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weedy soybean field
WEEDS AND YOUR ESTATE PLAN: Unwanted invaders in a crop field have to be removed. Pulling weeds is a challenging chore, and there are similarities in that task to what it takes to create a successful estate plan.

Don’t let weeds grow in your estate plan

Author learned a life lesson removing “crop invaders” that has value for farmers.

By Michael Dolan

What can we learn about estate planning from weeds? It may seem odd, but I learned a lot as a young man by pulling weeds. My father had an interesting way of punishing his three sons. When we landed in trouble, in addition to our other chores, he would send us out on the property with directions to pull a certain number of various types of weeds. You had to pile the weeds in piles of 10 for easy tabulation, and if the pulled weed did not have most of its root, it did not count. The number of weeds assigned usually corresponded to the severity of the offense. Needless to say, with three mischievous boys, there were not a lot of weeds on our property. So, what did I learn?

1. I learned that if you make good decisions early, you don’t have to face bad consequences. It’s not that different in estate planning. If you plan ahead by putting a well-designed system in place to deal with matters upon your disability and/or death, you and your family don’t have to face the significant and expensive consequences of failing to plan. Paying excess taxes, navigating probate, or having significant delays and legal complications sound a whole lot worse than hunting down and pulling 200 leafy spurge plants.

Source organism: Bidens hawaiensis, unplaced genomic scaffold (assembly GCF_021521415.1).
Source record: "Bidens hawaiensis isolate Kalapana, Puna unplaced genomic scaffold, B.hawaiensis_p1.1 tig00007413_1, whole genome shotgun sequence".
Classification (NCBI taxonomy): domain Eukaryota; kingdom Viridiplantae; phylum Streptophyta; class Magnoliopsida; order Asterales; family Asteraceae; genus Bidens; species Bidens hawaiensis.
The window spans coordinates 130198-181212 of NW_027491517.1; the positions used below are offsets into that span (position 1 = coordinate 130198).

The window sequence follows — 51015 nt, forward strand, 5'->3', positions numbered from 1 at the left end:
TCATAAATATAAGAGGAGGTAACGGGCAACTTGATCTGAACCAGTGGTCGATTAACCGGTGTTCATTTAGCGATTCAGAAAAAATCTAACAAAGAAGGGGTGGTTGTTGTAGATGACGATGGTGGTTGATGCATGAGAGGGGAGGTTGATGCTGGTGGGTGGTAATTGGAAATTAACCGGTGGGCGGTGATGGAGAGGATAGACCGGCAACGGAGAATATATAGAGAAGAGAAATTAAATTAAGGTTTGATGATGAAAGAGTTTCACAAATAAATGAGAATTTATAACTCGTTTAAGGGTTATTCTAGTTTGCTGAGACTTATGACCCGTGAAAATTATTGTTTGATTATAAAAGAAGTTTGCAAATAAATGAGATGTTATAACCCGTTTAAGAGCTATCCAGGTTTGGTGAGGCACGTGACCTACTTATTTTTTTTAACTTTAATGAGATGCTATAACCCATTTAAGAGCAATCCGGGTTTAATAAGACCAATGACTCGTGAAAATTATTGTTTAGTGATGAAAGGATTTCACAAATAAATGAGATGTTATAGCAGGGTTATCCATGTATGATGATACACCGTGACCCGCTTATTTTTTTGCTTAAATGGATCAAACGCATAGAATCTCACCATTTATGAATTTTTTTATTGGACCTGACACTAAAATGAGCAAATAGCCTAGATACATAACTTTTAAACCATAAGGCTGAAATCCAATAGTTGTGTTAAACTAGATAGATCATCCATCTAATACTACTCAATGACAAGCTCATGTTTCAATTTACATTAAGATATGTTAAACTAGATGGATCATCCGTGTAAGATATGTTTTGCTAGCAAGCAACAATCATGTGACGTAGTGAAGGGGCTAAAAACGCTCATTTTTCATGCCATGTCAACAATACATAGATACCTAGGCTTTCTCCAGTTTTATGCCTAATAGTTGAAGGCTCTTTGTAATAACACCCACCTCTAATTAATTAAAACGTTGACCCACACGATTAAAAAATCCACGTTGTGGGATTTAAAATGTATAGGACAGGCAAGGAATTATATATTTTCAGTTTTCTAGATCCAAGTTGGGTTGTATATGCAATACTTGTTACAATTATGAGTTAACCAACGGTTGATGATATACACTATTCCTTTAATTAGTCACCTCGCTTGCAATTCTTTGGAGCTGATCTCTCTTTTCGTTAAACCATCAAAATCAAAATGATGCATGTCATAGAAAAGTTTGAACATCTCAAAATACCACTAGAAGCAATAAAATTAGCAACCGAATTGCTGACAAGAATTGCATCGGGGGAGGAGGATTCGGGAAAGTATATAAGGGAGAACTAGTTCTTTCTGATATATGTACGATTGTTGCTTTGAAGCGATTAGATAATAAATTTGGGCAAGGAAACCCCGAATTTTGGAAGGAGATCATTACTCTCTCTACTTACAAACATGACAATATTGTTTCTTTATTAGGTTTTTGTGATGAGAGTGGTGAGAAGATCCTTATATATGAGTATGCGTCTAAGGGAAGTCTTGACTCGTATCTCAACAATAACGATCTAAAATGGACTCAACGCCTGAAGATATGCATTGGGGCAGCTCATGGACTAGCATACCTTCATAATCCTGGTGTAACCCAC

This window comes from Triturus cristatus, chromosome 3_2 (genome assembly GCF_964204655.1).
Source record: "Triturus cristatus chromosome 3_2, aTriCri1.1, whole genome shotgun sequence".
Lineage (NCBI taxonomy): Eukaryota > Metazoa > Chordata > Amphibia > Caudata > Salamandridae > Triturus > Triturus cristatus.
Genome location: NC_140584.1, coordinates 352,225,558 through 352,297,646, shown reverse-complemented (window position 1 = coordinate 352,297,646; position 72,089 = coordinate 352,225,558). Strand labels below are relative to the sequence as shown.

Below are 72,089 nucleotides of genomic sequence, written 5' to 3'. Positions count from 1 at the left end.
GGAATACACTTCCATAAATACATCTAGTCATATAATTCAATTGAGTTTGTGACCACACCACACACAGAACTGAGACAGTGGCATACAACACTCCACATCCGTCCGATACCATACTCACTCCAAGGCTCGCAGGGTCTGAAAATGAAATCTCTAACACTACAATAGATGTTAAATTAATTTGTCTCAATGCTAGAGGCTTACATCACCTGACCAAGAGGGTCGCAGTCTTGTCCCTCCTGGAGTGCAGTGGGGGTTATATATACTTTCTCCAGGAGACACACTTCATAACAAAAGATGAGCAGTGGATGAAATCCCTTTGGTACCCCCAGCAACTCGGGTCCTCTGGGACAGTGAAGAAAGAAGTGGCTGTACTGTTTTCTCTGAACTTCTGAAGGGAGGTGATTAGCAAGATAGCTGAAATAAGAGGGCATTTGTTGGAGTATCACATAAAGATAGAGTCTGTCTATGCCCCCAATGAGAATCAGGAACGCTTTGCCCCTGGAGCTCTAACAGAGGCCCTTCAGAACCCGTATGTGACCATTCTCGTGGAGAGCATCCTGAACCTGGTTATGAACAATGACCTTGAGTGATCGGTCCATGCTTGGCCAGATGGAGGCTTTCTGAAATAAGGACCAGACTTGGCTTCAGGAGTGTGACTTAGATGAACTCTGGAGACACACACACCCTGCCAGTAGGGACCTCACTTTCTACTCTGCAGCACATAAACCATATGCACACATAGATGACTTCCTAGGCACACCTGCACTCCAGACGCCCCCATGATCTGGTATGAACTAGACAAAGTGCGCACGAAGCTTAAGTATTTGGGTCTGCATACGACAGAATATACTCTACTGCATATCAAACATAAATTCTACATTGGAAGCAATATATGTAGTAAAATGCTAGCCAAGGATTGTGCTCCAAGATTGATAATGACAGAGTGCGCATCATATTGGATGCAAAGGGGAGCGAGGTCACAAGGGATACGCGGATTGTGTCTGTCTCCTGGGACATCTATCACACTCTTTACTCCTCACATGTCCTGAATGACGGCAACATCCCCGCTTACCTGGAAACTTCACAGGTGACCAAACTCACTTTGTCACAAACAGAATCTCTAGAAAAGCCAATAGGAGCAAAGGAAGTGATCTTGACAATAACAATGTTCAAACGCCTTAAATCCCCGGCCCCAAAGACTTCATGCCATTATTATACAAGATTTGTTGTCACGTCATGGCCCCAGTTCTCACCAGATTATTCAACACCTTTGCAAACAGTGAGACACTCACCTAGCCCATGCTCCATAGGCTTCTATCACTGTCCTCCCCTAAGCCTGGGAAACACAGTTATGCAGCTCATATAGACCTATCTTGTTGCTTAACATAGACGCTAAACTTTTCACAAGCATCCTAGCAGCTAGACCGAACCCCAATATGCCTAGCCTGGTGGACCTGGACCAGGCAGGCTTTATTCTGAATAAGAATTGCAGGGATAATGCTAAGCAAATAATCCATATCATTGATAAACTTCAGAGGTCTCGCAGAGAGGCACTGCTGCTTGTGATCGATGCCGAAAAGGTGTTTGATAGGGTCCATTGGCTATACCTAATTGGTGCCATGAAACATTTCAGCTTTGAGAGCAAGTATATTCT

2. I learned that taking one more step forward always gets you closer to success. Even though the project often seemed insurmountable to a young man standing in the hot sun, pulling that next weed got me closer to getting it done. To have an effective estate plan, you need to take all the necessary steps. Having a will or trust is a start, but it doesn’t mean you have an estate plan. It simply means you have an unimplemented set of instructions that usually have little to do with your objectives for your family. If you want a plan that works, you need to do more than just buy some documents. Learn what steps are needed to have a successful plan, and then take them. You never know when a big patch of Canada thistle may be just over the next rise.

3. I learned that stopping before the job is done can have adverse consequences. If I wandered off to do anything — even my chores — before the assigned number of weeds had been collected, the punishment was swift and uncomfortable. When you estate-plan, you need to complete the entire project. Your estate plan is one of the few things in life that involves everyone you love and everything you own. A couple of hours in the attorney’s office many years ago is a classic example of not getting the project done. You need to work closely enough with the attorney to design the plan to fit your family, undertake a process to update and maintain it as time passes, and make sure it is ready to serve your family well when a disability occurs, or the good Lord calls you home. This is the best way to avoid weeds sprouting on your outdated estate plan.

Dolan, an attorney, helps farm and ranch families achieve comprehensive estate, succession and legacy planning objectives. Dolan is the principal of Dolan & Associates P.C. in Brighton and Westminster, Colo. Learn more on his website,



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